A recent analysis conducted by the European Union (EU) has revealed that X (formerly known as Twitter) has the highest ratio of disinformation and misinformation posts among mainstream social networks. The findings were part of a pilot phase testing a new methodology developed by EU Code signatories to combat disinformation.
X (formerly Twitter) has been identified as the social media platform with the largest number of disinformation and misinformation posts compared to other mainstream networks, according to an analysis conducted by the European Union.
The EU Code of Practice on Disinformation, linked to the legally binding Digital Services Act (DSA), has been instrumental in monitoring the efforts of various platforms to combat disinformation. The publication of structural indicators such as the ease of finding disinformation content and the level of engagement it receives provides valuable insights into the effectiveness of platforms’ efforts against this growing threat.
Vera Jourova, the EU Commissioner for Values and Transparency, emphasized the importance of such insights in understanding and addressing disinformation more efficiently. During the pilot phase conducted in three Member States, X was identified as the platform with the highest ratio of disinformation and misinformation posts, despite no longer being under the EU Code.
X’s decision to leave the EU Code of Practice on Disinformation in May raised concerns among EU lawmakers. They warned about policy shifts implemented under Elon Musk’s ownership, stating that these changes were potentially amplifying Kremlin propaganda. Additionally, the company was criticized for restricting free access to its APIs for researchers, hindering the study of disinformation.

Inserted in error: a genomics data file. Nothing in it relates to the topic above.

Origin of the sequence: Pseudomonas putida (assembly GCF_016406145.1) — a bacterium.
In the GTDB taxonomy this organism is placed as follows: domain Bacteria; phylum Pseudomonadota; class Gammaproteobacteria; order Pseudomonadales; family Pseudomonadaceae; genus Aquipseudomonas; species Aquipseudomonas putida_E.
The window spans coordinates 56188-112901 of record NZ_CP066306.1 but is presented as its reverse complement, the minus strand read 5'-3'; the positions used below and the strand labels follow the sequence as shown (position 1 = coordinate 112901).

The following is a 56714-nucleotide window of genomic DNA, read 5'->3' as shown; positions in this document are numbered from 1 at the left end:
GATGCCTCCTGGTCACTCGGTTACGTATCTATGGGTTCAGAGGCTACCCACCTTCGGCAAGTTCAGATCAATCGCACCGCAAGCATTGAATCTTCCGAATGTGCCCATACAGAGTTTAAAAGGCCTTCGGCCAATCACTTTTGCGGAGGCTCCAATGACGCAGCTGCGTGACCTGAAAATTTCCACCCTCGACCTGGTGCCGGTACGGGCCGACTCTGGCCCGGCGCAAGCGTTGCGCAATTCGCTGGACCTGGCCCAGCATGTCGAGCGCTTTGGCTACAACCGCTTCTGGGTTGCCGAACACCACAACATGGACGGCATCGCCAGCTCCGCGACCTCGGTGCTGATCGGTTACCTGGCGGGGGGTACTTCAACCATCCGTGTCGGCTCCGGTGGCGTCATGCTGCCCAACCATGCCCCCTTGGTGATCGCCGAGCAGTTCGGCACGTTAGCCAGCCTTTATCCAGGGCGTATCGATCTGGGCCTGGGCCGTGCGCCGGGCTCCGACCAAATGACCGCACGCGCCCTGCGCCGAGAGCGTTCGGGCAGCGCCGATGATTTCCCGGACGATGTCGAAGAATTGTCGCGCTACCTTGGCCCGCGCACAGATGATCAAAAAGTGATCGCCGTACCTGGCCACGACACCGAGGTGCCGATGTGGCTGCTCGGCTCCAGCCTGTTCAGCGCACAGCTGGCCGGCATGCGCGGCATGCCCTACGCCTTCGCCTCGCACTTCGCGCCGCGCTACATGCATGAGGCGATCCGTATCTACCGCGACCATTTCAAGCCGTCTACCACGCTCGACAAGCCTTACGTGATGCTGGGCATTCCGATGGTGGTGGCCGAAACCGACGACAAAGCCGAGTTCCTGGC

Under Musk’s leadership, X has introduced a crowdsourced fact-checking feature known as Community Notes to address the issue of disinformation. This feature allows users to append contextual notes to dubious tweets. However, X has also removed several signals that users relied on to assess the quality of information, such as state-affiliated media labels and legacy account verifications.
The EU’s analysis of X’s disinformation ratio has raised concerns about the platform’s role in spreading false information. The potential consequences of ignoring the EU’s warnings on disinformation could be significant, as the penalties under the Digital Services Act can reach up to 6% of global annual turnover.
While X has attempted to generate additional revenue through its paid offering, X Premium (formerly Twitter Blue), the decline in ad revenue since Musk’s takeover has caused financial strain. Musk’s recent suggestion of charging all users a small fee reflects the company’s ongoing struggle to address toxicity and harmful disinformation, which has led to an exodus of advertisers and shrinking earnings.
The removal of labels denoting state-run or government-affiliated media accounts on X has also had repercussions. A report by NewsGuard revealed a significant increase in the spread of propaganda on X, with Russia’s RT experiencing the largest surge in engagement after the label removal. The report emphasizes the potential negative impact of this change, as foreign actors are now able to reach a larger and potentially more susceptible audience.
The EU’s analysis of X’s disinformation ratio and the surge in propaganda on the platform underscores the urgent need for social media companies to address the spread of false information effectively. Compliance with the EU Code of Practice on Disinformation and the Digital Services Act will be crucial in maintaining trust and countering the harmful effects of disinformation.